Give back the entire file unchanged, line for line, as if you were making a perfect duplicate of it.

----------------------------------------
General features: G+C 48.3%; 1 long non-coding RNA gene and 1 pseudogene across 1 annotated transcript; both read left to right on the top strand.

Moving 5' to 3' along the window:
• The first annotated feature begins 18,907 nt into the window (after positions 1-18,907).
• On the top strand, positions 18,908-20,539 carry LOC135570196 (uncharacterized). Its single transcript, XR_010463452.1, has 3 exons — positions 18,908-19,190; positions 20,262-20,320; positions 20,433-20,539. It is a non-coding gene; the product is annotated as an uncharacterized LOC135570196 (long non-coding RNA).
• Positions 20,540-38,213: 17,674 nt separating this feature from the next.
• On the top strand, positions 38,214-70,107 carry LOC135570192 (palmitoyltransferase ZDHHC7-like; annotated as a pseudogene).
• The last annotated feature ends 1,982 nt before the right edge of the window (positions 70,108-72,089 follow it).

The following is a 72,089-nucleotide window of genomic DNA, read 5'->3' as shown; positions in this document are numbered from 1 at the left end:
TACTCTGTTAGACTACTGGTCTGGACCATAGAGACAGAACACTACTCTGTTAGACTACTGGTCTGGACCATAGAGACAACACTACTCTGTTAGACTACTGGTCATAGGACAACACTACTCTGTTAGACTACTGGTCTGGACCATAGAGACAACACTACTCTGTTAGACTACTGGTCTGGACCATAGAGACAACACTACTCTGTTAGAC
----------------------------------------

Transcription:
General features: G+C 48.3%; 1 long non-coding RNA gene and 1 pseudogene across 1 annotated transcript; both read left to right on the top strand.

Moving 5' to 3' along the window:
• The first annotated feature begins 18,907 nt into the window (after positions 1-18,907).
• On the top strand, positions 18,908-20,539 carry LOC135570196 (uncharacterized). Its single transcript, XR_010463452.1, has 3 exons — positions 18,908-19,190; positions 20,262-20,320; positions 20,433-20,539. It is a non-coding gene; the product is annotated as an uncharacterized LOC135570196 (long non-coding RNA).
• Positions 20,540-38,213: 17,674 nt separating this feature from the next.
• On the top strand, positions 38,214-70,107 carry LOC135570192 (palmitoyltransferase ZDHHC7-like; annotated as a pseudogene).
• The last annotated feature ends 1,982 nt before the right edge of the window (positions 70,108-72,089 follow it).

The following is a 72,089-nucleotide window of genomic DNA, read 5'->3' as shown; positions in this document are numbered from 1 at the left end:
TACTCTGTTAGACTACTGGTCTGGACCATAGAGACAGAACACTACTCTGTTAGACTACTGGTCTGGACCATAGAGACAACACTACTCTGTTAGACTACTGGTCATAGGACAACACTACTCTGTTAGACTACTGGTCTGGACCATAGAGACAACACTACTCTGTTAGACTACTGGTCTGGACCATAGAGACAACACTACTCTGTTAGAC